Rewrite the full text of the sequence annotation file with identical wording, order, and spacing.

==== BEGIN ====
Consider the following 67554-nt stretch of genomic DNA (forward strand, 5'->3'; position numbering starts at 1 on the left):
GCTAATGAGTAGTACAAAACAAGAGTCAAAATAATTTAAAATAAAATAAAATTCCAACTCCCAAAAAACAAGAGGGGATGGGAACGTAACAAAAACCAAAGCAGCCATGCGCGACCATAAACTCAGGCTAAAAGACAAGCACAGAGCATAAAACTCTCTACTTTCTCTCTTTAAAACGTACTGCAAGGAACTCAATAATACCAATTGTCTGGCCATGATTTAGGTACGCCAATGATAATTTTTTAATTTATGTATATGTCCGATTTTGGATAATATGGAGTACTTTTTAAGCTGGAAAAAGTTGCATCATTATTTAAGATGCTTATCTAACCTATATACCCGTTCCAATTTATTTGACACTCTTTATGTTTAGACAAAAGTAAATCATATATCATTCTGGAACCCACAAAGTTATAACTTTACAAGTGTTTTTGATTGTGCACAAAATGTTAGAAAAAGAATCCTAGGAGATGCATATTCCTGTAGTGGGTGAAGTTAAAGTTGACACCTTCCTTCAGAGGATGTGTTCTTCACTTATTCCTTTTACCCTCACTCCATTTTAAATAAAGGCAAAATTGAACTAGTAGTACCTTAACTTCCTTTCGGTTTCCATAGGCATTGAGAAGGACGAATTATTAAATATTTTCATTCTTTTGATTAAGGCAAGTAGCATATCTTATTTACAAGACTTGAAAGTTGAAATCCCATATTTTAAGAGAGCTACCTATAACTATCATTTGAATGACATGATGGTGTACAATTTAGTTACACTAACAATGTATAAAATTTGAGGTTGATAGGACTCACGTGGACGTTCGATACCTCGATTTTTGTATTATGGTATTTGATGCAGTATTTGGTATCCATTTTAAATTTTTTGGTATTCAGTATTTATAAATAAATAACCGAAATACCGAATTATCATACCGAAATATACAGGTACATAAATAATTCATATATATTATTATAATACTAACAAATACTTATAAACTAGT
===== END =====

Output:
Consider the following 67554-nt stretch of genomic DNA (forward strand, 5'->3'; position numbering starts at 1 on the left):
GCTAATGAGTAGTACAAAACAAGAGTCAAAATAATTTAAAATAAAATAAAATTCCAACTCCCAAAAAACAAGAGGGGATGGGAACGTAACAAAAACCAAAGCAGCCATGCGCGACCATAAACTCAGGCTAAAAGACAAGCACAGAGCATAAAACTCTCTACTTTCTCTCTTTAAAACGTACTGCAAGGAACTCAATAATACCAATTGTCTGGCCATGATTTAGGTACGCCAATGATAATTTTTTAATTTATGTATATGTCCGATTTTGGATAATATGGAGTACTTTTTAAGCTGGAAAAAGTTGCATCATTATTTAAGATGCTTATCTAACCTATATACCCGTTCCAATTTATTTGACACTCTTTATGTTTAGACAAAAGTAAATCATATATCATTCTGGAACCCACAAAGTTATAACTTTACAAGTGTTTTTGATTGTGCACAAAATGTTAGAAAAAGAATCCTAGGAGATGCATATTCCTGTAGTGGGTGAAGTTAAAGTTGACACCTTCCTTCAGAGGATGTGTTCTTCACTTATTCCTTTTACCCTCACTCCATTTTAAATAAAGGCAAAATTGAACTAGTAGTACCTTAACTTCCTTTCGGTTTCCATAGGCATTGAGAAGGACGAATTATTAAATATTTTCATTCTTTTGATTAAGGCAAGTAGCATATCTTATTTACAAGACTTGAAAGTTGAAATCCCATATTTTAAGAGAGCTACCTATAACTATCATTTGAATGACATGATGGTGTACAATTTAGTTACACTAACAATGTATAAAATTTGAGGTTGATAGGACTCACGTGGACGTTCGATACCTCGATTTTTGTATTATGGTATTTGATGCAGTATTTGGTATCCATTTTAAATTTTTTGGTATTCAGTATTTATAAATAAATAACCGAAATACCGAATTATCATACCGAAATATACAGGTACATAAATAATTCATATATATTATTATAATACTAACAAATACTTATAAACTAGT